United States District Court, M.D. Tennessee, Nashville Division
RICHARDSON, UNITED STATES DISTRICT JUDGE.
before the Court is Plaintiff's Motion to Conditionally
Certify Collective Action, Order Disclosure of Putative
Members' Names and Contact Information, and Facilitate
Court-Supervised Notice (Doc. No. 14), to which no response
has been filed.
Powers' First Amended Complaint (Doc. No. 12) asserts
that she is a former employee of Defendants Blessed HomeCare
and Leatherman, who provide in-home care services and group
home services to clients. Plaintiff filed this action
pursuant to the Fair Labor Standards Act
(“FLSA”), alleging failure to pay time and
one-half the hourly wage (“overtime
compensation”) to caregivers, such as Plaintiff, who
worked more than 40 hours per week for Defendants.
Id. In the pending motion, Plaintiff asks the Court
to conditionally certify a class of all current and former
employees of Defendants who worked as caregivers within the
last three years. (Doc. No. 14). Plaintiff also asks the
Court to require Defendants to provide Plaintiff with a
computer readable data file containing the name, last known
address, last known email address, and dates of employment
for each such employee, to conspicuously post notice of this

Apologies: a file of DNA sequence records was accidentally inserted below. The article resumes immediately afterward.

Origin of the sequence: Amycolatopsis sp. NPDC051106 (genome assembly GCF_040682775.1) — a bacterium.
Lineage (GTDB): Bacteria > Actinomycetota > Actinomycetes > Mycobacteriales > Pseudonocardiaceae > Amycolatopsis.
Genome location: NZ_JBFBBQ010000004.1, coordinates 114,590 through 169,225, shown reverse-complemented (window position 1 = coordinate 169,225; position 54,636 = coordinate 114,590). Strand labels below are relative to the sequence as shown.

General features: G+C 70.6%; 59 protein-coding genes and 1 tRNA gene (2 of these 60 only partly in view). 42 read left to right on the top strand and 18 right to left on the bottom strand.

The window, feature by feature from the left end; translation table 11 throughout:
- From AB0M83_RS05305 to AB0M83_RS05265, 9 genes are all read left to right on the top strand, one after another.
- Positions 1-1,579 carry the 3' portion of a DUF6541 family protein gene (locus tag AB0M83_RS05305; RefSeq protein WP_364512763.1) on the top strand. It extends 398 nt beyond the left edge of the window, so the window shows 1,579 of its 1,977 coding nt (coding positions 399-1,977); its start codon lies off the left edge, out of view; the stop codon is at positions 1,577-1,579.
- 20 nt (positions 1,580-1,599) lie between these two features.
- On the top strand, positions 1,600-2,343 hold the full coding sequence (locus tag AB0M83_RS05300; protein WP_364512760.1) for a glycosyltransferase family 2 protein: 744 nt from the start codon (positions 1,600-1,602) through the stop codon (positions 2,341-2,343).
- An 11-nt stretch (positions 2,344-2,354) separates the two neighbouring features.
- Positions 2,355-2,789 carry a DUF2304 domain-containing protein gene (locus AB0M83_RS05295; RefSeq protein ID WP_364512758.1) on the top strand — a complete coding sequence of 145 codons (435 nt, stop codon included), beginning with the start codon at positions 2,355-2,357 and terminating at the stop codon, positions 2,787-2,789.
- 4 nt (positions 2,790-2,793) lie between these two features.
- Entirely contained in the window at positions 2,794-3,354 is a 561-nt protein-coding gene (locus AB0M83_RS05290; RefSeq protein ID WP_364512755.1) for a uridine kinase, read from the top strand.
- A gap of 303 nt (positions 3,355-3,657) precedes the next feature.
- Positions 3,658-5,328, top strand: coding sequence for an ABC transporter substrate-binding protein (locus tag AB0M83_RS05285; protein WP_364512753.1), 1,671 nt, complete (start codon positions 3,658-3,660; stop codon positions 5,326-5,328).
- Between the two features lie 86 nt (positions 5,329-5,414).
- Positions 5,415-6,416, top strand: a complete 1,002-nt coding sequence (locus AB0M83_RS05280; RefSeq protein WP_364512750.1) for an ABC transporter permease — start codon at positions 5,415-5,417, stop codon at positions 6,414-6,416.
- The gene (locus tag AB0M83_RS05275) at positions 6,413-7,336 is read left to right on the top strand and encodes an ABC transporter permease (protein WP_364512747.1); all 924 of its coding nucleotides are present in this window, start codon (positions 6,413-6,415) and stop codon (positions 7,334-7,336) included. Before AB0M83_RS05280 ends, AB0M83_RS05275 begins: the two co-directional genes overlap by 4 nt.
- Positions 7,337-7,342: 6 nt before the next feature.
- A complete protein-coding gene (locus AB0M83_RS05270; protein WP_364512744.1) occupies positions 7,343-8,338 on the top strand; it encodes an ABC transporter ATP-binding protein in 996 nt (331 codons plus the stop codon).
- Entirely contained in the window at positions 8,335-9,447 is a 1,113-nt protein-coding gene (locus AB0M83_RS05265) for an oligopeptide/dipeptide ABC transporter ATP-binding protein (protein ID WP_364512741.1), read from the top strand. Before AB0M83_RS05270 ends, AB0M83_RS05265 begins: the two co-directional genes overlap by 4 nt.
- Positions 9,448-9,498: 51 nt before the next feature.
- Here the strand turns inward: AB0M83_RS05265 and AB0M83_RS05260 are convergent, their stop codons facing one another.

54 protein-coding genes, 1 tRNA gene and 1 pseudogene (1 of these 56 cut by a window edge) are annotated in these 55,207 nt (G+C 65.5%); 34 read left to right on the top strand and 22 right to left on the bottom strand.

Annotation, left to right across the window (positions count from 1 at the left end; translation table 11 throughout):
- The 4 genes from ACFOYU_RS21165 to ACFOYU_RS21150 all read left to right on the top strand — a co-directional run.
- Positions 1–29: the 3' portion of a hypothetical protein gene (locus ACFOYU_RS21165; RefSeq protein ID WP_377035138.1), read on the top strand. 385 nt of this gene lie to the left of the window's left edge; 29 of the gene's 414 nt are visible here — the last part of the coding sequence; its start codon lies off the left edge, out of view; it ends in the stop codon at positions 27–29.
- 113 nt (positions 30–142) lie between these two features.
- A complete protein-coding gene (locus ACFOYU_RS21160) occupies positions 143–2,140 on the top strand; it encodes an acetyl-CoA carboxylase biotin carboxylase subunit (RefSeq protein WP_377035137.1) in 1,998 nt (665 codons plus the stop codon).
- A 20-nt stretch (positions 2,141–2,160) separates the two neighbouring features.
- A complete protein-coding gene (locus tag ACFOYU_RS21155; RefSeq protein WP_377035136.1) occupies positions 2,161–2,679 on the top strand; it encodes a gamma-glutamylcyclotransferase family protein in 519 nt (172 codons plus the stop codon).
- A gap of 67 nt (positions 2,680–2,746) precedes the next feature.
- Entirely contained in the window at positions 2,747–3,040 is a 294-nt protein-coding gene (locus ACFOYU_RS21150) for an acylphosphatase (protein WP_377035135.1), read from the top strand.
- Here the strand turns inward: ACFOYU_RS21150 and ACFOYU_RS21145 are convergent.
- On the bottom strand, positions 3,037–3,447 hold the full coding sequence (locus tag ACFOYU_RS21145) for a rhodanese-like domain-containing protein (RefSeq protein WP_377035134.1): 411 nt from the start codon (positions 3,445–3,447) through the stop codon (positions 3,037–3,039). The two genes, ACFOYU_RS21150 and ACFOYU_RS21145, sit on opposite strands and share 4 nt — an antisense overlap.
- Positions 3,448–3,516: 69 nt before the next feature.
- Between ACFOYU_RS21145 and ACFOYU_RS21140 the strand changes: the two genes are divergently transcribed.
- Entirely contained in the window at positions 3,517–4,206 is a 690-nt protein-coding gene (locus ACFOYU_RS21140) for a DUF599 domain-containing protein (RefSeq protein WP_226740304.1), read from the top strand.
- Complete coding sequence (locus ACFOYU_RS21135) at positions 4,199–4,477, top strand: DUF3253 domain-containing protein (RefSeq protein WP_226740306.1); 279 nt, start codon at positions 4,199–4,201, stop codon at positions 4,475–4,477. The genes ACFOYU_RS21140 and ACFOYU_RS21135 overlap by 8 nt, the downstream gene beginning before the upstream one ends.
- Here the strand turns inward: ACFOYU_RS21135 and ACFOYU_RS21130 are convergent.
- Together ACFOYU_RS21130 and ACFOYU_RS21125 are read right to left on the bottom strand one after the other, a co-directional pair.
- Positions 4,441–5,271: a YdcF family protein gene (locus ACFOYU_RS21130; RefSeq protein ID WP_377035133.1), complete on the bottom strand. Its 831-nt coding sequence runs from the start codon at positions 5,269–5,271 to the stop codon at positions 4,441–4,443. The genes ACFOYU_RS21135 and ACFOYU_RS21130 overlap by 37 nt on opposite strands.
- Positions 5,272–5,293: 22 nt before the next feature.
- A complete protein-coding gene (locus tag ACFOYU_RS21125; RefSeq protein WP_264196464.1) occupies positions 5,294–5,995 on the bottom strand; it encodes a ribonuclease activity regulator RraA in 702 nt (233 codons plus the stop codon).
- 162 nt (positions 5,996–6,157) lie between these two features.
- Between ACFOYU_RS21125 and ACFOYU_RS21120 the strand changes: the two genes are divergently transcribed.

case in the group homes maintained by Defendants, and to
disseminate the notice with paychecks and/or pay stubs.
Id. Finally, Plaintiff asks the Court to approve her
proposed Consent to Join form. Id.
FLSA provides that a collective action to recover
compensation may be maintained against any employer by any
one or more employees for and on behalf of themselves and
other employees similarly situated. 29 U.S.C. § 216(b).
Unlike class actions under Fed.R.Civ.P. 23, FLSA collective
actions require similarly situated employees to “opt
in” as party plaintiffs. Also, because the FLSA
requires only that the employees be “similarly
situated, ” plaintiffs seeking to certify a collective
action under the FLSA face a lower burden than those seeking
to certify a class under Rule 23. Watson v. Advanced
Distribution Servs., 298 F.R.D. 558, 561 (M.D. Tenn.
courts recognize a two-step process to determine whether
plaintiffs are similarly situated. Bradford v.
Logan's Roadhouse, Inc., 137 F.Supp.3d 1064, 1071
(M. D. Tenn. 2015). The first step takes place at the
beginning of discovery, where the plaintiff bears the burden